The lower level is dim. It is lit by one small lamp, a tin-star nightlight, and the overhead in the pantry because I was too lazy to turn it off when I grabbed the bag of tortilla chips.
Upstairs, the children are asleep.
I am alone, dunking these bougie multigrain chips into spicy hummus, thinking about the past. For someone so relieved to have escaped it, I certainly spend a lot of time looking backward.
The laundry is diligently humming away behind closed doors.
What’s important to remember is that I reminisce with relief. And pride. Because I was stuck in a spot, in a perpetual cycle for so long that I could easily still be whirring around in the same old place—lonely but not alone, frustrated, yearning, broke and hopeless. But I’m not. The lid came flying open, I climbed out, and I shut it for the last time.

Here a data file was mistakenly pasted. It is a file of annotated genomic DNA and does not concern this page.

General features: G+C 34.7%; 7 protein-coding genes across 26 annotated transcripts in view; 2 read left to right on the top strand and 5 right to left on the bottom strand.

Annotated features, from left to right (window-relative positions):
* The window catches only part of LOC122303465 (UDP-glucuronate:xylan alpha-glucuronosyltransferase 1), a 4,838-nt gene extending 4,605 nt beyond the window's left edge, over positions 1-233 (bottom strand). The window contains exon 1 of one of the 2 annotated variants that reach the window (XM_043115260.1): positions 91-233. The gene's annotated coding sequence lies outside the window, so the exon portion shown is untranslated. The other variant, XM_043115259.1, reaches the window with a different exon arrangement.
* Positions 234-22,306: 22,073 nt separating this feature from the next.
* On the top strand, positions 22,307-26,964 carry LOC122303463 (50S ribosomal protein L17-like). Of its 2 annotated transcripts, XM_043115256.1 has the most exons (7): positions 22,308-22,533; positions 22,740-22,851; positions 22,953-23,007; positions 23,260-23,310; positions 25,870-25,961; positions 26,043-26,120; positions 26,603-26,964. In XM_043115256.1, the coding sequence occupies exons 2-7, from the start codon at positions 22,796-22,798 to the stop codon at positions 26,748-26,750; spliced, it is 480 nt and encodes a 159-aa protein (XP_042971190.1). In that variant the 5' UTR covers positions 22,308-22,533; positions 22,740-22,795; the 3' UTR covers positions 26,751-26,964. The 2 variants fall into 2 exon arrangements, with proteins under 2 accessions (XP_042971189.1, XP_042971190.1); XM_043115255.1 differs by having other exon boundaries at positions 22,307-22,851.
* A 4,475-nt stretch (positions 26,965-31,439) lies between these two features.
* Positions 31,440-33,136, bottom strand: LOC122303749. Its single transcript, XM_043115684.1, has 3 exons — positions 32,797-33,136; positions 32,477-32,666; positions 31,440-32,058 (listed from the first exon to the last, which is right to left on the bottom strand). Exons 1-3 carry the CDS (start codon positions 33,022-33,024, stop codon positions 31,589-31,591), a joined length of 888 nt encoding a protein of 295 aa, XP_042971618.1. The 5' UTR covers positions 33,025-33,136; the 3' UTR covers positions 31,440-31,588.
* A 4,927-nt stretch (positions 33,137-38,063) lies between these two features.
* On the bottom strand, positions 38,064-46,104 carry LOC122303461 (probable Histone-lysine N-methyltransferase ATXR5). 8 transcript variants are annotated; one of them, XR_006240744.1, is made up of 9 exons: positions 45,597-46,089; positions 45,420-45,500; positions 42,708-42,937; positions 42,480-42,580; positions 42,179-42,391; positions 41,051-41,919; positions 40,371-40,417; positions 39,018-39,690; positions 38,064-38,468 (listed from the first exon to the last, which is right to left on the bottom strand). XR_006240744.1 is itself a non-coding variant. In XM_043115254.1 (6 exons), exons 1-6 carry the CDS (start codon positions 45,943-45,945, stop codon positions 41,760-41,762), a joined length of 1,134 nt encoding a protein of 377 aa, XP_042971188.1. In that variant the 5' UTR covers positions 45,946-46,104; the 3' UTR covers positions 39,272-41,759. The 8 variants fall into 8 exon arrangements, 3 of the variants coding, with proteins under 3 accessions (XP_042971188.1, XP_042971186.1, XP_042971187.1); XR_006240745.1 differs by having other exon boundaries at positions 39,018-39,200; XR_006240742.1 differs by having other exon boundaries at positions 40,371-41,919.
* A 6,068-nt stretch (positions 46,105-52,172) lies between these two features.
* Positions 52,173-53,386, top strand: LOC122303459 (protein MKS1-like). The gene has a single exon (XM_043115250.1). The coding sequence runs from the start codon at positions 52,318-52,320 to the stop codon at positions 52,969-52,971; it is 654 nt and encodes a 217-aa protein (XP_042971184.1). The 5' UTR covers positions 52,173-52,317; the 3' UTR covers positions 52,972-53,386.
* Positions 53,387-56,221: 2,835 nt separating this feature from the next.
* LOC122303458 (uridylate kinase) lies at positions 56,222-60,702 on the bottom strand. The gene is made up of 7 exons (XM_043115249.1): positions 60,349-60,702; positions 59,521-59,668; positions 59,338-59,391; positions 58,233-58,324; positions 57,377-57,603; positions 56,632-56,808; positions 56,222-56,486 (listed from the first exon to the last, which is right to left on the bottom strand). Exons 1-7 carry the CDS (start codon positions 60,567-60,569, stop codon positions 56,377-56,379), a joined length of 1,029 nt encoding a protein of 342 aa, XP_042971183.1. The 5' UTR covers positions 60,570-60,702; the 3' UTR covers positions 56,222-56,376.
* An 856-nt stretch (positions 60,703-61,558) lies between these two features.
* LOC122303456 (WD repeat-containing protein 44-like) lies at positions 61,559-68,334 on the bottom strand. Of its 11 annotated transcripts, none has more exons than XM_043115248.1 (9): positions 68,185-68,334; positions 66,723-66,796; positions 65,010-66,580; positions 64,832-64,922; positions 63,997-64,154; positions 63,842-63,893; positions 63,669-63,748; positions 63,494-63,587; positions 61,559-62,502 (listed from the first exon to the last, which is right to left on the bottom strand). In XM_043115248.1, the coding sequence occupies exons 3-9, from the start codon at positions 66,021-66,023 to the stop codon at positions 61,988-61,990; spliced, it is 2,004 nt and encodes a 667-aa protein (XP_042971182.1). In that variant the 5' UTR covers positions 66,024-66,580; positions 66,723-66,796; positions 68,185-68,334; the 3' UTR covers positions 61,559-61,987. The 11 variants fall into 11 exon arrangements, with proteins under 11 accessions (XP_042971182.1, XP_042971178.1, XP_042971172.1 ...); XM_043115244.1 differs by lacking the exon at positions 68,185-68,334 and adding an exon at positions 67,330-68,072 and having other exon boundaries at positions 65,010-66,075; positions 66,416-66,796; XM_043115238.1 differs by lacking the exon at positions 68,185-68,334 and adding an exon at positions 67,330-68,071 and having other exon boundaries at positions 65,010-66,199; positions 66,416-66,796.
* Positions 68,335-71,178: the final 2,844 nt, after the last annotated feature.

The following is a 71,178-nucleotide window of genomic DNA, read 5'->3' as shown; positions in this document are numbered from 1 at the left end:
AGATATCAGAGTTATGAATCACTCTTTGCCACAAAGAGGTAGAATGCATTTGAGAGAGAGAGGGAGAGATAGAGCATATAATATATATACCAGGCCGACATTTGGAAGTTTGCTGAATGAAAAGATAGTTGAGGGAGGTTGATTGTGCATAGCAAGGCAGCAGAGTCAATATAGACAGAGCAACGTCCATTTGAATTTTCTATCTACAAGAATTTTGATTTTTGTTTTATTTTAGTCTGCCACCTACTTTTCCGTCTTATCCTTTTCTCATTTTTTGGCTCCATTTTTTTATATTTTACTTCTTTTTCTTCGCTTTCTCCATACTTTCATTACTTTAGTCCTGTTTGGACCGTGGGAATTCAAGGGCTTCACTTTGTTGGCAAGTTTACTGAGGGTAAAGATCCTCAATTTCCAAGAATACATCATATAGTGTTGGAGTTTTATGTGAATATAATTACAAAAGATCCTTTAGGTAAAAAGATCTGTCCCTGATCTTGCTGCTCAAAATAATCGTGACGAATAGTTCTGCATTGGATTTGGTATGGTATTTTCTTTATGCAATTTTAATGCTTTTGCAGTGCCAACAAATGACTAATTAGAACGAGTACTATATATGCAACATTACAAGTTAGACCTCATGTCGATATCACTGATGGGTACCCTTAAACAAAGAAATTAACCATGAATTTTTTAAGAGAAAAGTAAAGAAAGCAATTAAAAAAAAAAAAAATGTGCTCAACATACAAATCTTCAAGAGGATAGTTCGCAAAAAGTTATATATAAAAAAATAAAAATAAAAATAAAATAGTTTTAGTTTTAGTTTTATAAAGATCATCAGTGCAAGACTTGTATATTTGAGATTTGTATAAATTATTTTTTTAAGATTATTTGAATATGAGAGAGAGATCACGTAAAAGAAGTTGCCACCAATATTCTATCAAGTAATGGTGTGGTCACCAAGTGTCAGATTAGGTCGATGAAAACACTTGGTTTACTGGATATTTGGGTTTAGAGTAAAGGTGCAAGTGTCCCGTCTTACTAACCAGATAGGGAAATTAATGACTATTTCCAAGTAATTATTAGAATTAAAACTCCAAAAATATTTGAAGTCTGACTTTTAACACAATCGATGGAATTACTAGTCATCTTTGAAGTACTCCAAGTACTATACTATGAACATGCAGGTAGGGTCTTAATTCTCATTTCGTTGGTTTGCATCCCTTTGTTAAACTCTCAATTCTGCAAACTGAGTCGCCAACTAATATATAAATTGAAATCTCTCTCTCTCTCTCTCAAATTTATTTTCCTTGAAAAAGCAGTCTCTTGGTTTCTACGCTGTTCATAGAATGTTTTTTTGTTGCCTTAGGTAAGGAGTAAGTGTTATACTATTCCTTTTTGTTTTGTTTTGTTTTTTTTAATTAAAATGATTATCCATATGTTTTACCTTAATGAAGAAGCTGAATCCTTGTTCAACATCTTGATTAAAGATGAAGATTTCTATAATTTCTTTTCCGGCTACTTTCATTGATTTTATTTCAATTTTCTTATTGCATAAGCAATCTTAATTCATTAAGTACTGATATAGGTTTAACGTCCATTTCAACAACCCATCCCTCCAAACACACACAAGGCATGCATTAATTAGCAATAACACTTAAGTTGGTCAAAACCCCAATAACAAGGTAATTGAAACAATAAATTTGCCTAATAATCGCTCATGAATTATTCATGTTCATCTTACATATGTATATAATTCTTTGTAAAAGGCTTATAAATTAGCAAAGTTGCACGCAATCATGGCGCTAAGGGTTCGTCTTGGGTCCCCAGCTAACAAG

I no longer measure my days in domestic tasks and women’s work.
Sometimes it seems silly to relish the present as much as I do. And yet I can’t help but pause and soak it in, sitting in peace on a quiet Monday night. Older, calmer, in a kitchen that smells of tomorrow morning’s coffee and Tide detergent.
Because I can pay for the nicer shit now.